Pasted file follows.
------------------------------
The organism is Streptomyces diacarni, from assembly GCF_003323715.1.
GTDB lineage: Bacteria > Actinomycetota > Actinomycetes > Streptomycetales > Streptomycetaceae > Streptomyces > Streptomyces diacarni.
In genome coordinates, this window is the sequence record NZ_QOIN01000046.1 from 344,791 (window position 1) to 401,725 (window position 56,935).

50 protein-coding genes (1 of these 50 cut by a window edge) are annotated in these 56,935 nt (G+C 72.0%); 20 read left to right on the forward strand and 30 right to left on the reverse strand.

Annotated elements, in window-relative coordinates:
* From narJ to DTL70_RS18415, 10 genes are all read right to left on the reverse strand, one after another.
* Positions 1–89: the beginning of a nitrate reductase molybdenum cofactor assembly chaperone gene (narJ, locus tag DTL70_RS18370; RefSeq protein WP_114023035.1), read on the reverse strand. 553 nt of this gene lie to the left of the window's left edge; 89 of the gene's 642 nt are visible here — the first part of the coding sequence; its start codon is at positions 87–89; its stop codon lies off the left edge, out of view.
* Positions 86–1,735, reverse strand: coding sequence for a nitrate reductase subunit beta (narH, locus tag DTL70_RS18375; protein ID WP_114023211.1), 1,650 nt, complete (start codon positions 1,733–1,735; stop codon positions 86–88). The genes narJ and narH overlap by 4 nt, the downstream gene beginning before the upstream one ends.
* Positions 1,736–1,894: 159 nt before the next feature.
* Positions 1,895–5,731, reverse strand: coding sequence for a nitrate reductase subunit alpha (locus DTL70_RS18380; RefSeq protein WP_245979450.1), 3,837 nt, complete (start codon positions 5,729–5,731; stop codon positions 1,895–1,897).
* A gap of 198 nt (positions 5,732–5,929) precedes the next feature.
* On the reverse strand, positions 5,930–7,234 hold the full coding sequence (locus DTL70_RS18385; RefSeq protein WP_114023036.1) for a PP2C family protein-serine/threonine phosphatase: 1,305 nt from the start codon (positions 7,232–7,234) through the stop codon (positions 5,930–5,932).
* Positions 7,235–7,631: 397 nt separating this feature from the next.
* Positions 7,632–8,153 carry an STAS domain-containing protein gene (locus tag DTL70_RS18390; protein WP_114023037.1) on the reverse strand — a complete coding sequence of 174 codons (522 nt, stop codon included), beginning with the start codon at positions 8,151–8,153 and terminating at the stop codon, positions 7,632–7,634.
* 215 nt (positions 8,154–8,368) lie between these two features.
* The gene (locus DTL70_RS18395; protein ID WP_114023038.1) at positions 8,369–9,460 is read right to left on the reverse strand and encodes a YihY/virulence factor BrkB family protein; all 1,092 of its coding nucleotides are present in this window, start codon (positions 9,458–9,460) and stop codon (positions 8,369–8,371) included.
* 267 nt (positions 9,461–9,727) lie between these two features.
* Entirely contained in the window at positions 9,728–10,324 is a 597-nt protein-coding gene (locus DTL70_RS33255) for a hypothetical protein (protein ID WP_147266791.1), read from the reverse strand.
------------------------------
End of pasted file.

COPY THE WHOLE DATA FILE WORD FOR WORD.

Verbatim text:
The organism is Streptomyces diacarni, from assembly GCF_003323715.1.
GTDB lineage: Bacteria > Actinomycetota > Actinomycetes > Streptomycetales > Streptomycetaceae > Streptomyces > Streptomyces diacarni.
In genome coordinates, this window is the sequence record NZ_QOIN01000046.1 from 344,791 (window position 1) to 401,725 (window position 56,935).

50 protein-coding genes (1 of these 50 cut by a window edge) are annotated in these 56,935 nt (G+C 72.0%); 20 read left to right on the forward strand and 30 right to left on the reverse strand.

Annotated elements, in window-relative coordinates:
* From narJ to DTL70_RS18415, 10 genes are all read right to left on the reverse strand, one after another.
* Positions 1–89: the beginning of a nitrate reductase molybdenum cofactor assembly chaperone gene (narJ, locus tag DTL70_RS18370; RefSeq protein WP_114023035.1), read on the reverse strand. 553 nt of this gene lie to the left of the window's left edge; 89 of the gene's 642 nt are visible here — the first part of the coding sequence; its start codon is at positions 87–89; its stop codon lies off the left edge, out of view.
* Positions 86–1,735, reverse strand: coding sequence for a nitrate reductase subunit beta (narH, locus tag DTL70_RS18375; protein ID WP_114023211.1), 1,650 nt, complete (start codon positions 1,733–1,735; stop codon positions 86–88). The genes narJ and narH overlap by 4 nt, the downstream gene beginning before the upstream one ends.
* Positions 1,736–1,894: 159 nt before the next feature.
* Positions 1,895–5,731, reverse strand: coding sequence for a nitrate reductase subunit alpha (locus DTL70_RS18380; RefSeq protein WP_245979450.1), 3,837 nt, complete (start codon positions 5,729–5,731; stop codon positions 1,895–1,897).
* A gap of 198 nt (positions 5,732–5,929) precedes the next feature.
* On the reverse strand, positions 5,930–7,234 hold the full coding sequence (locus DTL70_RS18385; RefSeq protein WP_114023036.1) for a PP2C family protein-serine/threonine phosphatase: 1,305 nt from the start codon (positions 7,232–7,234) through the stop codon (positions 5,930–5,932).
* Positions 7,235–7,631: 397 nt separating this feature from the next.
* Positions 7,632–8,153 carry an STAS domain-containing protein gene (locus tag DTL70_RS18390; protein WP_114023037.1) on the reverse strand — a complete coding sequence of 174 codons (522 nt, stop codon included), beginning with the start codon at positions 8,151–8,153 and terminating at the stop codon, positions 7,632–7,634.
* 215 nt (positions 8,154–8,368) lie between these two features.
* The gene (locus DTL70_RS18395; protein ID WP_114023038.1) at positions 8,369–9,460 is read right to left on the reverse strand and encodes a YihY/virulence factor BrkB family protein; all 1,092 of its coding nucleotides are present in this window, start codon (positions 9,458–9,460) and stop codon (positions 8,369–8,371) included.
* 267 nt (positions 9,461–9,727) lie between these two features.
* Entirely contained in the window at positions 9,728–10,324 is a 597-nt protein-coding gene (locus DTL70_RS33255) for a hypothetical protein (protein ID WP_147266791.1), read from the reverse strand.